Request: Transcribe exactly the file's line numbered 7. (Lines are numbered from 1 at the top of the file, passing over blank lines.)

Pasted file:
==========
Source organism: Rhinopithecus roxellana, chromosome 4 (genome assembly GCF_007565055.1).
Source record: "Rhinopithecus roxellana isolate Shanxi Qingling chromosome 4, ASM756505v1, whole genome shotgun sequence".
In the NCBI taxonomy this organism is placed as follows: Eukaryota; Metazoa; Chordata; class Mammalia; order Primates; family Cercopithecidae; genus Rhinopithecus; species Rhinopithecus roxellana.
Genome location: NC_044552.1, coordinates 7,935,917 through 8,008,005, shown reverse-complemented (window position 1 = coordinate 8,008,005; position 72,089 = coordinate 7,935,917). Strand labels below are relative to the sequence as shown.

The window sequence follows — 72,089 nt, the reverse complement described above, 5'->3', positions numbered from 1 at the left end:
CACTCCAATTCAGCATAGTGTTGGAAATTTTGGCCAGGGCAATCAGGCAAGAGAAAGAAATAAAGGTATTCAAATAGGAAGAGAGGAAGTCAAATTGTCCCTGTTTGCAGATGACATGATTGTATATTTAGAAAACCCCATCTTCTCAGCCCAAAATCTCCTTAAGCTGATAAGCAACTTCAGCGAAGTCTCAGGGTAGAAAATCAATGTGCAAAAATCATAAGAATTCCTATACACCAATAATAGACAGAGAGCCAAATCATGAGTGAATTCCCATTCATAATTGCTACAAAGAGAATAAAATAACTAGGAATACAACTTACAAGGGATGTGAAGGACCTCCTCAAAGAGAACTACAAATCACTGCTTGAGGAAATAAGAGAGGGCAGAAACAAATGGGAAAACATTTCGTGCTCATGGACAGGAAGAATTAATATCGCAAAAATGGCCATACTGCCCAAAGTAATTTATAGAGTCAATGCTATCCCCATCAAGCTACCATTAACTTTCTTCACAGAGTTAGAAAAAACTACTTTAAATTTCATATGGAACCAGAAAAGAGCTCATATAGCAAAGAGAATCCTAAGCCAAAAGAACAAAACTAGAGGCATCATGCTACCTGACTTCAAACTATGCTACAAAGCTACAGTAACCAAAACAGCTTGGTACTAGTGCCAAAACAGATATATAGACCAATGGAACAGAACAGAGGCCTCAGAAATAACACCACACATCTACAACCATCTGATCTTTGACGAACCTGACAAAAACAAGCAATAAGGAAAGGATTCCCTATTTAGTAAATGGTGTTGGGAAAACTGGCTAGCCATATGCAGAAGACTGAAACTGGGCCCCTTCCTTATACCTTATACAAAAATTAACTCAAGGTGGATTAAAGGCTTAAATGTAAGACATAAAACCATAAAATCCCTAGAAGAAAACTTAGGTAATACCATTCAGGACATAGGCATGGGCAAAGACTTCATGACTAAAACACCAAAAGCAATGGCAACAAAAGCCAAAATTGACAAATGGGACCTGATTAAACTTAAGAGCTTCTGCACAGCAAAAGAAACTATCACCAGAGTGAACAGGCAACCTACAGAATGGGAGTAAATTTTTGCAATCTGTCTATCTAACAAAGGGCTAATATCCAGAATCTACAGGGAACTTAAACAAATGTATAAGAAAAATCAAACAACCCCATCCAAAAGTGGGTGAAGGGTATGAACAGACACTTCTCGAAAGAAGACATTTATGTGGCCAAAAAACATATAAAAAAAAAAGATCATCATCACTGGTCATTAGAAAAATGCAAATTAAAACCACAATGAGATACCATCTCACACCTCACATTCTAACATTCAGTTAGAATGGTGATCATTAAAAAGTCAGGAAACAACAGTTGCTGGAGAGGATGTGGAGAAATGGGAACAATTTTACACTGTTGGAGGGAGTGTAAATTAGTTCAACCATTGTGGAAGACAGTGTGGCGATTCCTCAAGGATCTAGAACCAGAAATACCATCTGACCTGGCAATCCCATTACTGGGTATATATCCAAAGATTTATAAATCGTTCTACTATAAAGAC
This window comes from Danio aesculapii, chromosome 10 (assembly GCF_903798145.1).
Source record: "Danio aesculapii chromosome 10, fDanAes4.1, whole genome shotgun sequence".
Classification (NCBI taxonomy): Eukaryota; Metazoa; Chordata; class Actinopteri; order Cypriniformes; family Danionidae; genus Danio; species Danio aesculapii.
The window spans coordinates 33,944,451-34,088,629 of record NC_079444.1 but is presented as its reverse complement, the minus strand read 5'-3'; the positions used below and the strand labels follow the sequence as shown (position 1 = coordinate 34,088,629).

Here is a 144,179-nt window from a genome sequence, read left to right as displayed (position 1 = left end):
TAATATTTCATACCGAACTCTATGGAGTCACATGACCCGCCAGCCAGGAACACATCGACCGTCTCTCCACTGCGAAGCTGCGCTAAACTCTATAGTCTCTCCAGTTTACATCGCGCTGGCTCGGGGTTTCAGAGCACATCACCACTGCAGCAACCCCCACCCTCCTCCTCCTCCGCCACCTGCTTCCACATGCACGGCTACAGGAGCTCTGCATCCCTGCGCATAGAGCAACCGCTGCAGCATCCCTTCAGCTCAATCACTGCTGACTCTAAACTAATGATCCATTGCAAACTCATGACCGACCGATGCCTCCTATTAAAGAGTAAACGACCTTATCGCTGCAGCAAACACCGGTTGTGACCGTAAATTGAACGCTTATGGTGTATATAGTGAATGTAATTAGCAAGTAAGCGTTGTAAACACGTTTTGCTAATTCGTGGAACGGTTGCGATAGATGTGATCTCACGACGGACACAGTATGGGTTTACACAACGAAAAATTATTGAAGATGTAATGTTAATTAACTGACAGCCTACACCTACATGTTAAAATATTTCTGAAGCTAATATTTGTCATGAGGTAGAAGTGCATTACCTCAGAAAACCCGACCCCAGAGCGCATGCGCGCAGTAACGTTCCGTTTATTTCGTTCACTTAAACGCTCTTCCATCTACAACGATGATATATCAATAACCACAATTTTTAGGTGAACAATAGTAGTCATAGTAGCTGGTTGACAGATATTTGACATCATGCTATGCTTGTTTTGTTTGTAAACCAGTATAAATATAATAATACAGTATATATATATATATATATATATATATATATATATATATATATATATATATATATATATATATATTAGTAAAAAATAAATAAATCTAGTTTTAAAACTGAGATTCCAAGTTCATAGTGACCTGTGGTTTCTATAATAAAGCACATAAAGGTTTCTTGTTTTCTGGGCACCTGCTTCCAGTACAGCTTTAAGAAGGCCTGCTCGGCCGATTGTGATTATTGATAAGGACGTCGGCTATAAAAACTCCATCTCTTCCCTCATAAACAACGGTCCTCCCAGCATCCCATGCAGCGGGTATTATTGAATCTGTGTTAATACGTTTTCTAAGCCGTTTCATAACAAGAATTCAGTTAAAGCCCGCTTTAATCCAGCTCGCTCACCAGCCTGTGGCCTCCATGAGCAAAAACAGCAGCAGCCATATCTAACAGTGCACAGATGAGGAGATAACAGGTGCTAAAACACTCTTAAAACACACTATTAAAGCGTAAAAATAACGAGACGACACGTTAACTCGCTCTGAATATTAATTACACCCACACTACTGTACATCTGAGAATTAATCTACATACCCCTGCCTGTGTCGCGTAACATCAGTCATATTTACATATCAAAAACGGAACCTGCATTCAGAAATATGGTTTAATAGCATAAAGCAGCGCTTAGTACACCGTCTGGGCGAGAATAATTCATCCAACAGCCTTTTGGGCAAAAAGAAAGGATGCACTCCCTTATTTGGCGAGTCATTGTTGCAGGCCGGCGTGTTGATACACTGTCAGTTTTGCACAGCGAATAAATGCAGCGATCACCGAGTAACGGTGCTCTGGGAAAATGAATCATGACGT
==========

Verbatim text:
This window comes from Danio aesculapii, chromosome 10 (assembly GCF_903798145.1).